Sep

21

Prechter Says Sell, from Ken Drees

September 21, 2010 |

PrechterPrechter says sell this rally off of yahoo finance headlines–no need to link, that's probably all you need to know about this move.

But if it is a market bluff, yesterday the market bet before the flop and today you should see the continuation bet on the turn and then a big bet to come on the river. If it's a bluff, then they gotta sell it.

Anatoly Veltman comments:

He's often quoted out of context, just like everyone else– thus everyone's track record may appear roughly same.

Prechter does certain analysis well. Those who understand his writings can benefit by incorporating some of his effort into own analysis. Those few who would actually enter trade on his conclusions– risk not knowing how/why to exit.

Ralph Vince writes:

Entirely true, Anatoly. I may not agree with his prognostications, but he does his work very well. What's more, he is often quoted in overly simplistic terms– such as to be a seller on this rally. I am certain he has a point where he would flip and go long, an alternate count or something. I am also sure he has a downside target– is it Dow 5000 ? Dow 10,500 ? These quotes of his floating around don't really tell you want his strategy is, and that's key. He's a guy who, if/when he is wrong, I have found he has not been wrong by much, often able to adapt to changing market conditions as well as any I have seen.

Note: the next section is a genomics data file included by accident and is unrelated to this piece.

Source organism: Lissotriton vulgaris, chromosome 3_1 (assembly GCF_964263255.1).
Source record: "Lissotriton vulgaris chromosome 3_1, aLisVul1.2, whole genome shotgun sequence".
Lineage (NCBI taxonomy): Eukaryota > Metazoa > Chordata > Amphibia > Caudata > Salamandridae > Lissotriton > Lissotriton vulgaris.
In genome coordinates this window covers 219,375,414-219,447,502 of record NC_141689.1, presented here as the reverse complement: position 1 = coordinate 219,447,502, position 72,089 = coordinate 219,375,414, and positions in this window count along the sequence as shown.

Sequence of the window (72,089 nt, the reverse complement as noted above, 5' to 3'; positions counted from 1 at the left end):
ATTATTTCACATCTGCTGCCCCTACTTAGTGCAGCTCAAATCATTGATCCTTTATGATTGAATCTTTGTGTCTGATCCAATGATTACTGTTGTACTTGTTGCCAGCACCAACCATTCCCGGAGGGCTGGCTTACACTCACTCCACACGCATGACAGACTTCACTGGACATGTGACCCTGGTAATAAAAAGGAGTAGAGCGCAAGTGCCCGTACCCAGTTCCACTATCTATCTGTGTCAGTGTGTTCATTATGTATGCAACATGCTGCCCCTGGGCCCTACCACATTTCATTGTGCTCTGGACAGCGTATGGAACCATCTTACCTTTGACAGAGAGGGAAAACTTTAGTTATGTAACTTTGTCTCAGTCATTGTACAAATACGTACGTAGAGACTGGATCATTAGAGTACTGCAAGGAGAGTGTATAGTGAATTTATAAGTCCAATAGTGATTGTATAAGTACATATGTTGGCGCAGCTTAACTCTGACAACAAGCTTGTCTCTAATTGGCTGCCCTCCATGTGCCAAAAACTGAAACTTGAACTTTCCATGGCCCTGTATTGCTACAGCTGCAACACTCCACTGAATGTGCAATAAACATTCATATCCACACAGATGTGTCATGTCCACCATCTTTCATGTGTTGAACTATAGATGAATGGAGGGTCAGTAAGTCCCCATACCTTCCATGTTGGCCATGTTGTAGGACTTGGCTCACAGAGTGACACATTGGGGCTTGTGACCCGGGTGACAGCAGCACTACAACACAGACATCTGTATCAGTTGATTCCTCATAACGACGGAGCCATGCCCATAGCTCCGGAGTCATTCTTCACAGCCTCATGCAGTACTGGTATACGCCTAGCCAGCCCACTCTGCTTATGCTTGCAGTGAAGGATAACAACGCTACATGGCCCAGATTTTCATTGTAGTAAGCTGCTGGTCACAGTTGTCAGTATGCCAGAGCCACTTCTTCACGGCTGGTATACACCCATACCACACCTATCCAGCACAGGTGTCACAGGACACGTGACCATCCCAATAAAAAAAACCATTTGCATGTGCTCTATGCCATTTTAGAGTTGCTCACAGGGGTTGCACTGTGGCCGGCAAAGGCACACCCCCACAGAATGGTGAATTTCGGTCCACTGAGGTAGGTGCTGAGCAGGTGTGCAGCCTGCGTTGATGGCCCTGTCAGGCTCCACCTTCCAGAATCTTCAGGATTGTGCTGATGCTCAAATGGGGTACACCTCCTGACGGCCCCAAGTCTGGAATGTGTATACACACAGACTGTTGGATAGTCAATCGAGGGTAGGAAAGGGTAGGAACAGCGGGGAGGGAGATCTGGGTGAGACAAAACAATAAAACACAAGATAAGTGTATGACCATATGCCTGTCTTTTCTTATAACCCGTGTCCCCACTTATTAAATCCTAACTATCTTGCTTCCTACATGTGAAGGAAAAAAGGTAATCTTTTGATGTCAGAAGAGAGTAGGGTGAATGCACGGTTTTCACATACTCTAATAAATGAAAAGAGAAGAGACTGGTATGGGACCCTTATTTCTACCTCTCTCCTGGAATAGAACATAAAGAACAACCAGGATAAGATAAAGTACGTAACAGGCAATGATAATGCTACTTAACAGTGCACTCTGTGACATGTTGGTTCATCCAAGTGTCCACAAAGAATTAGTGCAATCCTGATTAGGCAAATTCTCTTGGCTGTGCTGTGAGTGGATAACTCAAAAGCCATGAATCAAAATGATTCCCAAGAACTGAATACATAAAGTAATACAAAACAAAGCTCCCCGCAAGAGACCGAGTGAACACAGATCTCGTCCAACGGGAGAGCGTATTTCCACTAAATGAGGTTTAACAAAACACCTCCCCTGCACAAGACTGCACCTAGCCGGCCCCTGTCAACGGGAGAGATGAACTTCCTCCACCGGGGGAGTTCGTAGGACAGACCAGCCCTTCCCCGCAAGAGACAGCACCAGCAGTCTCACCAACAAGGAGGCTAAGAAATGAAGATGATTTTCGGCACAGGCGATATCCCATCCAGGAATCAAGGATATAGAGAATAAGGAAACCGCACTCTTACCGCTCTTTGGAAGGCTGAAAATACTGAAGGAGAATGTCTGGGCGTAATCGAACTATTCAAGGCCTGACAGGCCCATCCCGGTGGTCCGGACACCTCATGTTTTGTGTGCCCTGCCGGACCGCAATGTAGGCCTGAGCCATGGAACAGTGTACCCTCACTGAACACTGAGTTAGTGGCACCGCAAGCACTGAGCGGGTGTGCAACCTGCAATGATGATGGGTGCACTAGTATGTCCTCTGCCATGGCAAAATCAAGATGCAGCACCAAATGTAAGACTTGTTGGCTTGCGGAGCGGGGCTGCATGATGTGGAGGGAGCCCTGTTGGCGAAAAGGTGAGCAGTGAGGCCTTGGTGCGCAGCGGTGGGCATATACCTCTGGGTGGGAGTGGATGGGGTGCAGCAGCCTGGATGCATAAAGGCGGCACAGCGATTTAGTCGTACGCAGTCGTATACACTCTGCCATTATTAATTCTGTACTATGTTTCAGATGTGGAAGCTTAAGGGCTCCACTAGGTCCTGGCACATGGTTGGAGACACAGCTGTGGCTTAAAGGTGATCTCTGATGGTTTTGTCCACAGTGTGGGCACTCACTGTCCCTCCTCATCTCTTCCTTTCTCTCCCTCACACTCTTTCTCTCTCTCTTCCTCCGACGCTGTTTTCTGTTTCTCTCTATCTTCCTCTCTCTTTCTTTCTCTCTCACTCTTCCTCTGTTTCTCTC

Larry Williams observes:

Prechter go long? Has he ever? His bearish book riding the wave came out the low the 2002, at the recent market low the clarion call was to sell. Be alert to broken watch correctness.

Dylan Distasio asks:

Hi Vic,

I'm genuinely curious as to why you lump Livermore in with the rest of the financial ne-er-do-wells. I'm not an expert on the man by any stretch of the imagination, but I've read assorted stuff on him, and while he was far from perfect in both trading and life (but then again who is?), I've never seen fit to paint him with that brush based on what I've read. Why do you have such a low opinion of him?

Larry Williams attempts an answer:

Livermore and the Reminiscences are two different stories. The Saturday Evening Post serial that became the book is oh-so well written but it is not just about Livermore it is/was a novel with a fictional character that paralleled Jesse but was also a collage.

In real life once Joe Kennedy took over the SEC, Jesse seems to have never made another penny; in other words he was most likely a runner of stocks not some brilliant trader like Steve Cohen, etc.


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